Another week and another set of under-whelming blockbusters.
First up is James McAvoy going A-List in Wanted, as Angelina Jolie plucks him from a life of mediocrity to run around as a super-assassin firing bullets around corners and doing cool only-in-movies stuff . Overall the reviews have been OK but the UK broadsheets are having none of it. Peter Bradshaw in the Guardian loathes it with his customary eloquence (1-star), ‘you could gargle bitumen and bin-juice for half an hour, and it couldn't leave a nastier taste in your mouth than this macho action thriller.’ The Independent (also 1-star) goes with ‘I’d like to dismiss it as heartless, antisocial, impudent and repulsive. For starters, the level of violence is grotesque even by modern standards.’ The Times (2-star) blames the Matrix which has ‘influenced a whole multiverse of movies over the years. But no film has lifted its plot and style so hamfistedly as this one.’ It’s basically a fantasy for 14-year old boys and if you are one (or you remember being one) you might possibly enjoy it. Just don’t tell Peter Bradshaw.
Next up, The Chronicles of Narnia: Prince Caspian, Hancock and A Complete History of My Sexual Failures
The second instalment of Narnia arrives with The Chronicles of Narnia: Prince Caspian. There’s a general air of disappointment with the end result. The Guardian does give 3-stars saying that ‘it's entertaining, value-for-money stuff. Families and fans of the CS Lewis books can consider themselves in safe hands.’ The acting is described in all the reviews as 'stiff’ and ‘wooden’ but it’s Anthony Quinn in The Independent (1-star) who really takes a dislike to the film. ‘Kids under 12 may just buy into its soppy rites-of-passage homily; everyone else will be checking their watches and wishing themselves out of this turgid make-believe.’ In film terms this is Lord of The Rings for kids but without any charm, emotion or character development. Apparently we have five more Narnia films to look forward to. Fatigue has already set in.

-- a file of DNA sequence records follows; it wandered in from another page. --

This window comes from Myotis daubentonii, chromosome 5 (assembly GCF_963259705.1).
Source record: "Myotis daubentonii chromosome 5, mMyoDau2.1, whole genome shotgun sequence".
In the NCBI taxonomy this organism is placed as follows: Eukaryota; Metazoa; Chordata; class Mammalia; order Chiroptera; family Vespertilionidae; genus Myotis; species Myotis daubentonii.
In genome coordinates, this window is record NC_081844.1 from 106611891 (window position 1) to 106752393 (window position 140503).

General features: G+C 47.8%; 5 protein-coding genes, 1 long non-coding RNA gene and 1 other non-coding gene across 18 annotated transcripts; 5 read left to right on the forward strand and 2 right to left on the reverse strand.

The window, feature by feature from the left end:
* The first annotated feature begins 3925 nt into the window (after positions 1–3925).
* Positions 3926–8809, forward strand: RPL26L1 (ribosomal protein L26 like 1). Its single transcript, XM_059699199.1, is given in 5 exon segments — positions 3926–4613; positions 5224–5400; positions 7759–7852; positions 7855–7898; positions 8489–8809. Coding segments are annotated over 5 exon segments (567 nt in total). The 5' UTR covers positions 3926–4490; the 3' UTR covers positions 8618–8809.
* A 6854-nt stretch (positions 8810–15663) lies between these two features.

Hancock opens next Wednesday. The concept could have worked brilliantly; a drunk superhero with anger management issues who needs to clean up his act. Reviews are average to bad. The Times (3-stars) says that for the, ‘first 40 minutes at least, is the summer blockbuster we deserve.’ However the film doesn’t sustain it. The Guardian (2-stars) thinks it should be called ‘Asshole’ and that the problem stems from Will Smith who ‘dressed in grungy clothes and deprived of the courteous charm that usually makes him such an attractive screen presence, is frankly vacuous.’ The Independent spits out a solitary star calling it a ‘special-effects extravaganza that's very boring indeed, and doesn't quite deafen us to the inadequacies of the script, while Smith pretends to be a grumpy git but, naturally, winds up begging us to love him.’
Changing track entirely is A Complete History of My Sexual Failures, a low-budget documentary following single thirtyish British actor Chris Waitt as he tracks down his ex-girlfriends to see what went wrong. The Times likes it (4-stars) saying ‘the results are often hilarious, sometimes moving and speak directly to the hapless paramour in all of us.’ The Independent is less taken in saying that he ‘He ends up looking exactly the sort of person his former girlfriends reckoned him to be, viz. a twerp. As in life, so in film: it's only funny for a while.’ (2-stars).
Next week it’s The Mist and in a couple of weeks we have Pixar’s Wall-E, which is currently getting spectacular reviews on the other side of the pond.
By James Bryan